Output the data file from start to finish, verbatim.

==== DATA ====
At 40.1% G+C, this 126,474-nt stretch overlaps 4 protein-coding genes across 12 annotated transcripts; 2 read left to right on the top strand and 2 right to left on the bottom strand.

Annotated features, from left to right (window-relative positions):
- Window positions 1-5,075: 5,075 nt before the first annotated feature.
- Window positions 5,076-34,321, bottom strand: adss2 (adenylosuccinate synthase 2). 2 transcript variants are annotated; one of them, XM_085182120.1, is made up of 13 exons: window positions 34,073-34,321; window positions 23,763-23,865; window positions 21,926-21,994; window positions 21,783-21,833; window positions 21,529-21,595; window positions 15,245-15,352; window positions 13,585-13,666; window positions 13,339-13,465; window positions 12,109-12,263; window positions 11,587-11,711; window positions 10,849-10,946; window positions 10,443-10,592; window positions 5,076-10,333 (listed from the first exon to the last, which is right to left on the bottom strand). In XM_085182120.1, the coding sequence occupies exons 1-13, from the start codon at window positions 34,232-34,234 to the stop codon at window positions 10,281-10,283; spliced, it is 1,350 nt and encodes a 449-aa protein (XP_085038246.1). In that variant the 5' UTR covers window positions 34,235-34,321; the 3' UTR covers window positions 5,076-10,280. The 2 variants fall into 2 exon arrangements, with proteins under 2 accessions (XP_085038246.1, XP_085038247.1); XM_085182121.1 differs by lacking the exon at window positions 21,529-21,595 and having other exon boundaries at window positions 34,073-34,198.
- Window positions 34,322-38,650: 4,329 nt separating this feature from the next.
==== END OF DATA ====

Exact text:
At 40.1% G+C, this 126,474-nt stretch overlaps 4 protein-coding genes across 12 annotated transcripts; 2 read left to right on the top strand and 2 right to left on the bottom strand.

Annotated features, from left to right (window-relative positions):
- Window positions 1-5,075: 5,075 nt before the first annotated feature.
- Window positions 5,076-34,321, bottom strand: adss2 (adenylosuccinate synthase 2). 2 transcript variants are annotated; one of them, XM_085182120.1, is made up of 13 exons: window positions 34,073-34,321; window positions 23,763-23,865; window positions 21,926-21,994; window positions 21,783-21,833; window positions 21,529-21,595; window positions 15,245-15,352; window positions 13,585-13,666; window positions 13,339-13,465; window positions 12,109-12,263; window positions 11,587-11,711; window positions 10,849-10,946; window positions 10,443-10,592; window positions 5,076-10,333 (listed from the first exon to the last, which is right to left on the bottom strand). In XM_085182120.1, the coding sequence occupies exons 1-13, from the start codon at window positions 34,232-34,234 to the stop codon at window positions 10,281-10,283; spliced, it is 1,350 nt and encodes a 449-aa protein (XP_085038246.1). In that variant the 5' UTR covers window positions 34,235-34,321; the 3' UTR covers window positions 5,076-10,280. The 2 variants fall into 2 exon arrangements, with proteins under 2 accessions (XP_085038246.1, XP_085038247.1); XM_085182121.1 differs by lacking the exon at window positions 21,529-21,595 and having other exon boundaries at window positions 34,073-34,198.
- Window positions 34,322-38,650: 4,329 nt separating this feature from the next.